On 10th December, 2021, the Delhi High Court issued a public notice containing the finalized rules of procedure for its Intellectual Property Rights Division, in exercise of its powers under the Delhi High Court Act, 1966, the Code of Civil Procedure, 1908, and various intellectual property statutes.
The Delhi High Court had published the draft of the ‘Delhi High Court Intellectual Property Rights Division Rules, 2021’ on 8 October 2021, inviting comments/suggestions from the Bar and other stakeholders from the IP community. In view of several requests, the deadline to receive such comments was extended from 22 October 2021 to 10 November 2021. The Committee was pleased to receive wide ranging and detailed comments from practitioners, law firms as well as industry organizations. The Committee has considered the comments/suggestions received and has finalised the Rules.
The Rules will come into force on such date as notified by the Chief Justice of Delhi High Court in the Official Gazette.
Apart from laying down rules for procedure and practice, the Delhi High Court has included a provision which specifically deals with accessibility and reasonable accommodations.
Rule 36, titled “Accessibility and Reasonable Accommodations”, reads as follows:
i. All filings before the IPD shall be in a Portable Document Format with Optical Character Recognition (OCR) enabled with image resolution of at least 300 dots per inch (dpi);
ii. The Court, suo motu or upon a request made by way of application, may issue such direction(s) that it deems necessary for providing reasonable accommodation to such person(s) with a specified disability as recognized under the Rights of Persons with Disabilities Act, 2016 for the sole purpose of participating in the proceedings before the IPD.
Section 2(y) of the Rights of Persons with Disabilities Act, 2016, defines “reasonable accommodations” to mean “necessary and appropriate modification and adjustments, without imposing a disproportionate or undue burden in a particular case, to ensure to persons with disabilities the enjoyment or exercise of rights equally with others.”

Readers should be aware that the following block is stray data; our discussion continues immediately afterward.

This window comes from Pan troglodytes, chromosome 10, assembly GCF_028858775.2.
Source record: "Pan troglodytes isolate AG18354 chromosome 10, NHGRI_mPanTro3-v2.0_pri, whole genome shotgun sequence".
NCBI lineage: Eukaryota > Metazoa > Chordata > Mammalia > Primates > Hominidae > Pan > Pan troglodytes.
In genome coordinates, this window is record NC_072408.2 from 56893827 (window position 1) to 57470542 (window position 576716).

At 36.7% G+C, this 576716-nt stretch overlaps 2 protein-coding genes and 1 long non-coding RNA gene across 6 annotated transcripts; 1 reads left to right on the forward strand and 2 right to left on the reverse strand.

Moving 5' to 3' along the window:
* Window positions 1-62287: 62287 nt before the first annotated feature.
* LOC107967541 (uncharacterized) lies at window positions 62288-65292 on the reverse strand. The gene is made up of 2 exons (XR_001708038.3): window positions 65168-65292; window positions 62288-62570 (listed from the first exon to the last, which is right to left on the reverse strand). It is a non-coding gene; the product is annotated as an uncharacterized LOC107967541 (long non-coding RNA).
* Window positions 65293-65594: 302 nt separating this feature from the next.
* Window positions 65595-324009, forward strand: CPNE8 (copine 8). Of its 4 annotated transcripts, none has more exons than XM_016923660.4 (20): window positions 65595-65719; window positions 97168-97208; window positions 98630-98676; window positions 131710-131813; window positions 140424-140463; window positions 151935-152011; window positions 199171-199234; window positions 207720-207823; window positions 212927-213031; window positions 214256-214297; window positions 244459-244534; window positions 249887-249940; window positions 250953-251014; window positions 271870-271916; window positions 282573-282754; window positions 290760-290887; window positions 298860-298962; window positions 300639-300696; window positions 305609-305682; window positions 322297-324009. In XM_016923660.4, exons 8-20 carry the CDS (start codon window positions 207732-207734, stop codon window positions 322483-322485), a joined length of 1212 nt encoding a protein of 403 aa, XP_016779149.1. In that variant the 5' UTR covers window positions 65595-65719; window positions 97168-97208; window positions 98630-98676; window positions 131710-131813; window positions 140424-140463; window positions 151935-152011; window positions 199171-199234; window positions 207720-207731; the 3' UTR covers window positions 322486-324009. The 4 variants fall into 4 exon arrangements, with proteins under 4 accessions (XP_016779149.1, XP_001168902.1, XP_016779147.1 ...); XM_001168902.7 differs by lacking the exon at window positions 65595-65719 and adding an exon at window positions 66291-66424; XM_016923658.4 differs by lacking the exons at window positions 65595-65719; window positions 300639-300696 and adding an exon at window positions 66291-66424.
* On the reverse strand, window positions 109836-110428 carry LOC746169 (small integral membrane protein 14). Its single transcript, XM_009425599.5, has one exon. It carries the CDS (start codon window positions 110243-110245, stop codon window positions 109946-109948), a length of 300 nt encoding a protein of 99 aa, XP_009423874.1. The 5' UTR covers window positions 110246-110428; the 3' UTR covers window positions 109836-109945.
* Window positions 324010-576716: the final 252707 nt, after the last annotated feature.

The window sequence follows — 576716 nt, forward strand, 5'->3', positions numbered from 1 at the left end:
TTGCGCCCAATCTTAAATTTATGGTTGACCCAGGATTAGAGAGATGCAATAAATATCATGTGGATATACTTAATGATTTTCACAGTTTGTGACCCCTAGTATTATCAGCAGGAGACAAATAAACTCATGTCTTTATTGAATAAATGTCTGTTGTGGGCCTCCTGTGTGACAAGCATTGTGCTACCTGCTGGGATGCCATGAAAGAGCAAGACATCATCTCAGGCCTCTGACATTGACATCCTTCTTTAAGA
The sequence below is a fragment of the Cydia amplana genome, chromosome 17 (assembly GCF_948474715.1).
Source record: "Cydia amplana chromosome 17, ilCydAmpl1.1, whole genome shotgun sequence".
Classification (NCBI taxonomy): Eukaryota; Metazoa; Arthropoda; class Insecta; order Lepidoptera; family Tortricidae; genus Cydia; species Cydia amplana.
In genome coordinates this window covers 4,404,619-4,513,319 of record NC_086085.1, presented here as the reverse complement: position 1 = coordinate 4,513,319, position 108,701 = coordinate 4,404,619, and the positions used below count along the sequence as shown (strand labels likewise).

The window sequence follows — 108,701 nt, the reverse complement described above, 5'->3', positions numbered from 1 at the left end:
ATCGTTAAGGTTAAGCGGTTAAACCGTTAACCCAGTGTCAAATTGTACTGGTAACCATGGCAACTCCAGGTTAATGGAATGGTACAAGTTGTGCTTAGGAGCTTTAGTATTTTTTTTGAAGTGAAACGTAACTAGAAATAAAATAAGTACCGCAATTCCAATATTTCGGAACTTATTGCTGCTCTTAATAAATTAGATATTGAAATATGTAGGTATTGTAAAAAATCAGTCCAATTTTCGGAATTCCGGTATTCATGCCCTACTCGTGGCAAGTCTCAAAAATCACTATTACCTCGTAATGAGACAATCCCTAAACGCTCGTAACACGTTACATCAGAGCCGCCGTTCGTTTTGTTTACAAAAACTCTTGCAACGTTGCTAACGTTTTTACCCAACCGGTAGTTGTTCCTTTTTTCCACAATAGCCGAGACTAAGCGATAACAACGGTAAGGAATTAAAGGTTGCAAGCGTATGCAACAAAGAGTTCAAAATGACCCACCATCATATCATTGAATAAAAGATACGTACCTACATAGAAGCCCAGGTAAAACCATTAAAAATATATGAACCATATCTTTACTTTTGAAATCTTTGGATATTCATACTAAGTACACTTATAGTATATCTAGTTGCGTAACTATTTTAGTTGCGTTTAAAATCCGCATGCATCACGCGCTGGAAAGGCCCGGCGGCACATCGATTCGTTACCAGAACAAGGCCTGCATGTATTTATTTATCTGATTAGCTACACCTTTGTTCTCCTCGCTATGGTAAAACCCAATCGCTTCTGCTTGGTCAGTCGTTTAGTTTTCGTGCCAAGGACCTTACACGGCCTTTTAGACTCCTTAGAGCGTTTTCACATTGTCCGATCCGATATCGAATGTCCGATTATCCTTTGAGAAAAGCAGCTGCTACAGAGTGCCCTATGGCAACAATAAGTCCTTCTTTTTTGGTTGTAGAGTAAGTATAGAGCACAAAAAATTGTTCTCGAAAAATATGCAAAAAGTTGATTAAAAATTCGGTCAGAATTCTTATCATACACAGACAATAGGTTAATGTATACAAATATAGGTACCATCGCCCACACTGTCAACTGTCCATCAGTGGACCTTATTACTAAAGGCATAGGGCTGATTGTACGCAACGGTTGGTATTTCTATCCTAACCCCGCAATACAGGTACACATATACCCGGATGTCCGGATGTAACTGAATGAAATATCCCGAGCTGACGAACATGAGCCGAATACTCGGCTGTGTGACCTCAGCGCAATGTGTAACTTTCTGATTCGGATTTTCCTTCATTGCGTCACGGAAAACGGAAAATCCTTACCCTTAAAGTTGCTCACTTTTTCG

Further, Section 12 requires all Tribunals and Authorities to make their facilities, systems and documents accessible to persons with disabilities to facilitate their full and equal participation before Courts, Tribunals and Administrative Authorities. This can be done by ensuring that:
(a) all their public documents are in accessible formats;
(b) the filing departments, registry or any other office of records are supplied with necessary equipment to enable filing, storing and referring to the documents and evidence in accessible formats; and
(c) all necessary facilities and equipment are available to facilitate recording of testimonies, arguments or opinion given by persons with disabilities in their preferred language and means of communication.
It is well-established that all persons, including persons with disabilities have the right to equality, right to freedom of profession, and the right to life, which includes the right to live with human dignity under Articles 14, 19(1)(g) and 21 of the Constitution of India. The Honourable Supreme Court has held that arbitrary denial of equal opportunity to persons with disabilities amounts to discrimination, and that affirmative action has to be taken to avoid such discrimination. The Honourable Supreme Court has also stated that facilities and services must be made available and accessible to persons with disabilities, and the non-availability of such facilities violates their right to equality and human dignity.
BananaIP is very happy to note that the Delhi High Court has given appropriate importance to attorneys with disabilities by incorporating provisions relating to accessibility and reasonable accommodations. It is our understanding that these are among the first rules applicable to an IP tribunal which expressly require accessibility and reasonable accommodations. It has been our observation that there is a lack of awareness of the issues faced by persons with disabilities in appearing before various tribunals and adjudicatory authorities. These Rules will go a long way towards improving awareness among IP practitioners, and facilitating full and equal participation in the IP process. The Indian IP office is yet to take such a step, and we honestly hope they will do the needful at the earliest possible.
Final comments/suggestions, if any, may be sent to email@example.com by 17 December 2021 (Friday). The notice states that earlier comments/suggestions have already been considered and the same may not be repeated.
A copy of the Rules may be accessed here:
This post is brought to you by BananaIP’s IP Consulting & Strategy Department.
About BananaIP’s IP Consulting & Strategy Department
BananaIP’s IP Consulting & Strategy Department has the experience of helping companies use IP for business and competitive advantage. Companies regularly seek their assistance, advise and opinions on identifying/mining inventions and creations, conducting IP audits, protecting IP assets appropriately, launching risk free products, managing litigation for business benefit, resolving disputes out of Court, making money out of IP, enforcing IP, and licensing transactions. If you have any questions, or need any clarifications, please write to firstname.lastname@example.org.
Please note that these case updates have been put together from different sources, primary and secondary, and BananaIP’s reporters may not have verified all the decisions published in the bulletin. You may write to email@example.com for corrections and take down.